Generally, we have hope that the SOPs we have put in place give the learners and parents an assurance and a mindset that they can be safe at school.

We also engaged the learners to know that there will be increased supervision in their interaction with others and compliance to the SOPs, because normally, they are used to an environment where they are not tethered.

Again, since they go back home, every time they come in, we check their temperatures and record everything. We have isolation rooms as the ministry of health directed us with IHK Hospital running our onsite sick bay. We are also working with Makerere University Hospital to test learners and staff who might be feeling unwell or show signs.

To further emphasise the SOPs, we have embedded them in our school rules and regulations. When students come, they are given a document with the SOPs which they sign and agree to adhere to. This means that it is part of our policy and calls for a penalty for those who break them.

We finished that term well with no cases and we are now in a new academic term and have learners of all classes around. I would comfortably say that we are ready because we have what it takes if any case arises.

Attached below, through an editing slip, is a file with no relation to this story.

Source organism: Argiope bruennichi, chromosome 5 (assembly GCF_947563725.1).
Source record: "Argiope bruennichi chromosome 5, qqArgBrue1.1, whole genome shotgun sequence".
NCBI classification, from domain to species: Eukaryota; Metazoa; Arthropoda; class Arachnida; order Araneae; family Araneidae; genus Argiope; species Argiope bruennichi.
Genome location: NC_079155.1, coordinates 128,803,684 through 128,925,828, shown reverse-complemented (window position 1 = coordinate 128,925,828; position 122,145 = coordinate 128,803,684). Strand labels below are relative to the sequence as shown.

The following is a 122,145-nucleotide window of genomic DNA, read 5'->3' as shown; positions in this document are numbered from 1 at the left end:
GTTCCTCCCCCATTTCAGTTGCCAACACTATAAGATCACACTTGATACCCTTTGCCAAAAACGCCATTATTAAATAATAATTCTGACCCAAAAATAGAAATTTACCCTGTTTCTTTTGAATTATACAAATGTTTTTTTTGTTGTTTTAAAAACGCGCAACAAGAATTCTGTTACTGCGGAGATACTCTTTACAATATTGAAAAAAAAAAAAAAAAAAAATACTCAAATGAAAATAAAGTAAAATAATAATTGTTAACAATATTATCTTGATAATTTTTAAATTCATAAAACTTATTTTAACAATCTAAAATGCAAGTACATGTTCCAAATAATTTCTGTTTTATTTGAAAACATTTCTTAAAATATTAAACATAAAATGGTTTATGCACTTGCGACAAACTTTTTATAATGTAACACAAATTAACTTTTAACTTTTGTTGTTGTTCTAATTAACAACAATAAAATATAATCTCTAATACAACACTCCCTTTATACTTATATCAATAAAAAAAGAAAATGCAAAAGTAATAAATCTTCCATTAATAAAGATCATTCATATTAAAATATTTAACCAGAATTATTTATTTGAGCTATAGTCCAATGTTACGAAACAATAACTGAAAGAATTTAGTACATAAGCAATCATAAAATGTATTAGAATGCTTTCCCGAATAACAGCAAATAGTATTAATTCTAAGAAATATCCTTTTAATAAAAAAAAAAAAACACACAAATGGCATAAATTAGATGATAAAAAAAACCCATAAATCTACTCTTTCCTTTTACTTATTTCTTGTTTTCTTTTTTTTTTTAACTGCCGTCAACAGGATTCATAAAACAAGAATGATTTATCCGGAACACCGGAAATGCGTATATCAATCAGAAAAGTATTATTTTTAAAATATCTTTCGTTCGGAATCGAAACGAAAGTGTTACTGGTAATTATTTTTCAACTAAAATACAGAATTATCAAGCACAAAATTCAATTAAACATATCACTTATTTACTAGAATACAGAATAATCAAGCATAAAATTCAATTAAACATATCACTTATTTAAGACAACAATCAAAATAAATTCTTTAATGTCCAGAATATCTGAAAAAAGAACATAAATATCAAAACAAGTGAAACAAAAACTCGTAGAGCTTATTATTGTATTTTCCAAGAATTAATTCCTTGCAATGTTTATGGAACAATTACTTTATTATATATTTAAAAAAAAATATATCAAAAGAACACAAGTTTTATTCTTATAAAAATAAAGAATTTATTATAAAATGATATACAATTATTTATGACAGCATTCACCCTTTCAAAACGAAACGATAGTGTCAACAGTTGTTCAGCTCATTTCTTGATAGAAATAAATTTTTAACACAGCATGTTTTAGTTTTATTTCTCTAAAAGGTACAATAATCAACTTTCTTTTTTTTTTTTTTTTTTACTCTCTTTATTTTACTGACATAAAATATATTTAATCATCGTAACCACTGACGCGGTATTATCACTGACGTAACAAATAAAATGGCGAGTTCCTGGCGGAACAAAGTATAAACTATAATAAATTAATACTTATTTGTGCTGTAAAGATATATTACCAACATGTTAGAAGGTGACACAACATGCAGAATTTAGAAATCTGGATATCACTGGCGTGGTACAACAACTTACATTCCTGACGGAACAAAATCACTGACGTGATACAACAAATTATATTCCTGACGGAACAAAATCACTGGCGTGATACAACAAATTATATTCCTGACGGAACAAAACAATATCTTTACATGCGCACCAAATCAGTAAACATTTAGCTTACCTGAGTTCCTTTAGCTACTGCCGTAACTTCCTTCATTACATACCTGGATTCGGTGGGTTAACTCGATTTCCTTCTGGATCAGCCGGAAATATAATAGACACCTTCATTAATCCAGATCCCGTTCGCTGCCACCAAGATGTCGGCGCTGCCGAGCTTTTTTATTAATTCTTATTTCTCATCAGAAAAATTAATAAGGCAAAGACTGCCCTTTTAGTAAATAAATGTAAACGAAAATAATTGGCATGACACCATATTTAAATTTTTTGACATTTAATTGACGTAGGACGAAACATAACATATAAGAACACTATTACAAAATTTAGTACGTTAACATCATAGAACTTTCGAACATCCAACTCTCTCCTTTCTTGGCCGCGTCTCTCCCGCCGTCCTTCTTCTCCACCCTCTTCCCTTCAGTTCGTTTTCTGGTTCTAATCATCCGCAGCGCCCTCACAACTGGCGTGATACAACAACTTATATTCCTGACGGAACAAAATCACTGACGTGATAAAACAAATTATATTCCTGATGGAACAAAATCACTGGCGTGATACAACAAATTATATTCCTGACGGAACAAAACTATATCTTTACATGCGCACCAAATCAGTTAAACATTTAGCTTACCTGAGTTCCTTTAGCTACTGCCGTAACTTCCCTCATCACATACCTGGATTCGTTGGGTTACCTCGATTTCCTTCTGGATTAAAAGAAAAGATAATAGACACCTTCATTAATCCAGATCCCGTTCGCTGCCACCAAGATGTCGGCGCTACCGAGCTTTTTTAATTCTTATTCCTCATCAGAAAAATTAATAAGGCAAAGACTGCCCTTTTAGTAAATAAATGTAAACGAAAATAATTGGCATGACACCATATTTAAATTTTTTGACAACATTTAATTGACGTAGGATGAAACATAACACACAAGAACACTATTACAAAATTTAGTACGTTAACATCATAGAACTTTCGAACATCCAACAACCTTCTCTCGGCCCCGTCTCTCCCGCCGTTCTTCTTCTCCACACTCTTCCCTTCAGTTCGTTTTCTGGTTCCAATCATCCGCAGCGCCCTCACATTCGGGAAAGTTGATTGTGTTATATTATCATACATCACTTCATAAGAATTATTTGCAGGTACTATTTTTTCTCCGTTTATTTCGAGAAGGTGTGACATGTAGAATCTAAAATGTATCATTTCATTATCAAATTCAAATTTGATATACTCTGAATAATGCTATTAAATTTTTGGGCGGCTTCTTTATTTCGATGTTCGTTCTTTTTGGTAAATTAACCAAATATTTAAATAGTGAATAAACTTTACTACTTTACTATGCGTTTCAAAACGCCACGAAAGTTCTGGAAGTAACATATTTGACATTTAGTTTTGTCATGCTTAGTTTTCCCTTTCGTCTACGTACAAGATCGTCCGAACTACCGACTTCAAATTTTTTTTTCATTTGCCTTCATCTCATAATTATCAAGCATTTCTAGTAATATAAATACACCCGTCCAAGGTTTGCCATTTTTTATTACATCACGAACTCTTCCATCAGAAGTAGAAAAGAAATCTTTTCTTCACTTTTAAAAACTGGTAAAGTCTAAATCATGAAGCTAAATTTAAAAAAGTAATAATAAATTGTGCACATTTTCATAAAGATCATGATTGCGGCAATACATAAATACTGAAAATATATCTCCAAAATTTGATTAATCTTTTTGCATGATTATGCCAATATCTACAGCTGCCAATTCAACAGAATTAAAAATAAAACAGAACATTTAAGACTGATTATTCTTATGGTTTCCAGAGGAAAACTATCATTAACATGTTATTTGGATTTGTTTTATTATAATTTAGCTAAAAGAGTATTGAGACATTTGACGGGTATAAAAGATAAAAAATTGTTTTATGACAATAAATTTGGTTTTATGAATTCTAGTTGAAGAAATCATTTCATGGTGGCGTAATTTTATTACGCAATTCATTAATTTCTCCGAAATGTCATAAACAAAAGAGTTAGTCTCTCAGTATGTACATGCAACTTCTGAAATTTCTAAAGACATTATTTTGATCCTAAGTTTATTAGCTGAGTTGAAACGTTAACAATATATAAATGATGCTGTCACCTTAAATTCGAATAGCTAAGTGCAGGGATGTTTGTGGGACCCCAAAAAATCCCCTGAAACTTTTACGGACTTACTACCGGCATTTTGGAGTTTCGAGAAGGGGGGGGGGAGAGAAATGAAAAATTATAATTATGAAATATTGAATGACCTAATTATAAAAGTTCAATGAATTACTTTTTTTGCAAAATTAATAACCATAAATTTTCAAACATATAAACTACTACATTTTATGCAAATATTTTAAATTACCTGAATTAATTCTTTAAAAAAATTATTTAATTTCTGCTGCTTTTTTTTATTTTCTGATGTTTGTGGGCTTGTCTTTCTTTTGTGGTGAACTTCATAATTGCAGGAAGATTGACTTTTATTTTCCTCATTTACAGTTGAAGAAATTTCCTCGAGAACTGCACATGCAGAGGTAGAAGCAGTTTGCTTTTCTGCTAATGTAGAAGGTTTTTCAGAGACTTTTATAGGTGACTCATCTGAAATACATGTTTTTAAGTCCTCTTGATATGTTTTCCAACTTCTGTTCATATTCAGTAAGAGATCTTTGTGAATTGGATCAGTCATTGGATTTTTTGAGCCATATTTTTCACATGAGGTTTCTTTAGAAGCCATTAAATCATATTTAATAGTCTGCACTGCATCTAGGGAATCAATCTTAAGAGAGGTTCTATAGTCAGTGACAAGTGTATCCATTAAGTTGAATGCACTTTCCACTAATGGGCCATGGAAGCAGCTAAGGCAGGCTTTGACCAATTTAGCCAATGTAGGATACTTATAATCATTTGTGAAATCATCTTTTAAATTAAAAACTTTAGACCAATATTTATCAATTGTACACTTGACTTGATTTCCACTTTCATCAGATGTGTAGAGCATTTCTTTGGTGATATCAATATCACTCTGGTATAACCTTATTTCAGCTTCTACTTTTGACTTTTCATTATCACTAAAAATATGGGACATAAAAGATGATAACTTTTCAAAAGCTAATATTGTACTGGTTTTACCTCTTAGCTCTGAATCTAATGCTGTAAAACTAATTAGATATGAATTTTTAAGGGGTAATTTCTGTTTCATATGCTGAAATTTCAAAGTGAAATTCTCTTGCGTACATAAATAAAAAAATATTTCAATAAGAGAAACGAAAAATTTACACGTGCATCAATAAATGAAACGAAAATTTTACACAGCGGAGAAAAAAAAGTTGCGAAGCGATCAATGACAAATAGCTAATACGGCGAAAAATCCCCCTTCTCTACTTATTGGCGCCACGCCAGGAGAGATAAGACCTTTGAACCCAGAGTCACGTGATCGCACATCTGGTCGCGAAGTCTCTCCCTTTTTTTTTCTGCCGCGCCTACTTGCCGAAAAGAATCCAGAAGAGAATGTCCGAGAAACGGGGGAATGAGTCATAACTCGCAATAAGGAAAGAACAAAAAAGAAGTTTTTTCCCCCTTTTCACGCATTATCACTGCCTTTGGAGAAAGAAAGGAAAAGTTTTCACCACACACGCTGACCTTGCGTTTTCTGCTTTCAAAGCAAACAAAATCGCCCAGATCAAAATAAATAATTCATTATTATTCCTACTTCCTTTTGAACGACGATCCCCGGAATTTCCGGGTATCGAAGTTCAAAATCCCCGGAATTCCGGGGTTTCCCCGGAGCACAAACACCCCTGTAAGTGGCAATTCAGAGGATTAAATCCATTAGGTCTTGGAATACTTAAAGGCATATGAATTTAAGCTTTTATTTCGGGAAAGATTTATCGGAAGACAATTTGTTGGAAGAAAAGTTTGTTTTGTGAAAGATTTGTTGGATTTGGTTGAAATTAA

Advocacy role
We all were closed down, but International schools were more threatened then than traditional schools because we were heading towards the end of the academic year and had examinations.
Kabojja International School directors at the forefront took a lead in engaging the Ministry of health and the Ministry of Education to allow learners to come to school.
When the president announced  that the candidates for International schools can be allowed, we took a lead to mobilise other International schools, Cambridge and other stakeholders. Cambridge gave us a cover letter which we gave to the ministry of education. This referred us to the ministry of health. With other colleagues, we engaged the ministry of health and it gave us a clearance to open.
So, we thank our colleagues and partners who put an effort to justify this need and even put the SOPs in place for learners to be at school.

We have a few slots for admissions in non-candidate classes, for admissions, we encourage parents to check with administration for any opportunities.

This article is sponsored by Kabojja International School.